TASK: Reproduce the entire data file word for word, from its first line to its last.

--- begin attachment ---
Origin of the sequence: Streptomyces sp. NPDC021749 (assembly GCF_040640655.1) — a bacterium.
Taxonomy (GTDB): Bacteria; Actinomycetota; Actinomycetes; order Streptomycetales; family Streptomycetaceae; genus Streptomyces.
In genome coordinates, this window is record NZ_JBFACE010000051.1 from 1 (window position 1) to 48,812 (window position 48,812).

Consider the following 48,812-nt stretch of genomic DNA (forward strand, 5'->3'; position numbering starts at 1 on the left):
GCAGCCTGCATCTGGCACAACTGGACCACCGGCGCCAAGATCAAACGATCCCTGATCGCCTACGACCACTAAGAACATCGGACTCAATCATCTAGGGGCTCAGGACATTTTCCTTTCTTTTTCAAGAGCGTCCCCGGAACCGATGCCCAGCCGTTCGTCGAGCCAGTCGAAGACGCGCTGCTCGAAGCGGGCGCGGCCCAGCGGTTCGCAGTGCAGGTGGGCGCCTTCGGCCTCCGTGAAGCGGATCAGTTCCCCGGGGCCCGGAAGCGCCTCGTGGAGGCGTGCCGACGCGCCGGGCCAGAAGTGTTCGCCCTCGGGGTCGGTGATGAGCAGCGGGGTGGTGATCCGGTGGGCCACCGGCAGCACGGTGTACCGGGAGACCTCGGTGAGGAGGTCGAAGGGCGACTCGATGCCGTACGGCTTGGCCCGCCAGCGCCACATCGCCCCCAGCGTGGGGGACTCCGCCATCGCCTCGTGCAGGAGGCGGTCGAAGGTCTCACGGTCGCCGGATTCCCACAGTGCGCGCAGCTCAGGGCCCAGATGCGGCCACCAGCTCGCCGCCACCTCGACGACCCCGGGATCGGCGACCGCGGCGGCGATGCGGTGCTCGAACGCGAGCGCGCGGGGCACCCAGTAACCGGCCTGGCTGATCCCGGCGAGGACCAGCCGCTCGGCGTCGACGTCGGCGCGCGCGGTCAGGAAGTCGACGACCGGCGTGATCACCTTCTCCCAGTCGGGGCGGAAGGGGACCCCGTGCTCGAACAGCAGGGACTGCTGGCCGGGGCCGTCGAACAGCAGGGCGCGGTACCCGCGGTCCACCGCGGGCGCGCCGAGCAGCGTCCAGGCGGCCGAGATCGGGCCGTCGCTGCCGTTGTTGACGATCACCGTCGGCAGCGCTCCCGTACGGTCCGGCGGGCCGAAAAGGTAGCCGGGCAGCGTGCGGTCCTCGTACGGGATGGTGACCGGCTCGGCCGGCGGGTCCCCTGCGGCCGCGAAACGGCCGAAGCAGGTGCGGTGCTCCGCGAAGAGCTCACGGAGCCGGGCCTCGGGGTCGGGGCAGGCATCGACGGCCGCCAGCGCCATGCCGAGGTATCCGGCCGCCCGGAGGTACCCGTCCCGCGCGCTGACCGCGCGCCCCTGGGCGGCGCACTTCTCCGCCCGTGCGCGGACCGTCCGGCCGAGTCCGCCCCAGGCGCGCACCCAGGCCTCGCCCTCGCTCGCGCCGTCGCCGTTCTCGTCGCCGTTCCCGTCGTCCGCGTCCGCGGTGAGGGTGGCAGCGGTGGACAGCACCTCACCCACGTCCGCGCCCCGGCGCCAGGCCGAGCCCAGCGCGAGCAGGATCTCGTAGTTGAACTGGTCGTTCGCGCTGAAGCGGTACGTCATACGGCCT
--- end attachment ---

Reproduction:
Origin of the sequence: Streptomyces sp. NPDC021749 (assembly GCF_040640655.1) — a bacterium.
Taxonomy (GTDB): Bacteria; Actinomycetota; Actinomycetes; order Streptomycetales; family Streptomycetaceae; genus Streptomyces.
In genome coordinates, this window is record NZ_JBFACE010000051.1 from 1 (window position 1) to 48,812 (window position 48,812).

Consider the following 48,812-nt stretch of genomic DNA (forward strand, 5'->3'; position numbering starts at 1 on the left):
GCAGCCTGCATCTGGCACAACTGGACCACCGGCGCCAAGATCAAACGATCCCTGATCGCCTACGACCACTAAGAACATCGGACTCAATCATCTAGGGGCTCAGGACATTTTCCTTTCTTTTTCAAGAGCGTCCCCGGAACCGATGCCCAGCCGTTCGTCGAGCCAGTCGAAGACGCGCTGCTCGAAGCGGGCGCGGCCCAGCGGTTCGCAGTGCAGGTGGGCGCCTTCGGCCTCCGTGAAGCGGATCAGTTCCCCGGGGCCCGGAAGCGCCTCGTGGAGGCGTGCCGACGCGCCGGGCCAGAAGTGTTCGCCCTCGGGGTCGGTGATGAGCAGCGGGGTGGTGATCCGGTGGGCCACCGGCAGCACGGTGTACCGGGAGACCTCGGTGAGGAGGTCGAAGGGCGACTCGATGCCGTACGGCTTGGCCCGCCAGCGCCACATCGCCCCCAGCGTGGGGGACTCCGCCATCGCCTCGTGCAGGAGGCGGTCGAAGGTCTCACGGTCGCCGGATTCCCACAGTGCGCGCAGCTCAGGGCCCAGATGCGGCCACCAGCTCGCCGCCACCTCGACGACCCCGGGATCGGCGACCGCGGCGGCGATGCGGTGCTCGAACGCGAGCGCGCGGGGCACCCAGTAACCGGCCTGGCTGATCCCGGCGAGGACCAGCCGCTCGGCGTCGACGTCGGCGCGCGCGGTCAGGAAGTCGACGACCGGCGTGATCACCTTCTCCCAGTCGGGGCGGAAGGGGACCCCGTGCTCGAACAGCAGGGACTGCTGGCCGGGGCCGTCGAACAGCAGGGCGCGGTACCCGCGGTCCACCGCGGGCGCGCCGAGCAGCGTCCAGGCGGCCGAGATCGGGCCGTCGCTGCCGTTGTTGACGATCACCGTCGGCAGCGCTCCCGTACGGTCCGGCGGGCCGAAAAGGTAGCCGGGCAGCGTGCGGTCCTCGTACGGGATGGTGACCGGCTCGGCCGGCGGGTCCCCTGCGGCCGCGAAACGGCCGAAGCAGGTGCGGTGCTCCGCGAAGAGCTCACGGAGCCGGGCCTCGGGGTCGGGGCAGGCATCGACGGCCGCCAGCGCCATGCCGAGGTATCCGGCCGCCCGGAGGTACCCGTCCCGCGCGCTGACCGCGCGCCCCTGGGCGGCGCACTTCTCCGCCCGTGCGCGGACCGTCCGGCCGAGTCCGCCCCAGGCGCGCACCCAGGCCTCGCCCTCGCTCGCGCCGTCGCCGTTCTCGTCGCCGTTCCCGTCGTCCGCGTCCGCGGTGAGGGTGGCAGCGGTGGACAGCACCTCACCCACGTCCGCGCCCCGGCGCCAGGCCGAGCCCAGCGCGAGCAGGATCTCGTAGTTGAACTGGTCGTTCGCGCTGAAGCGGTACGTCATACGGCCT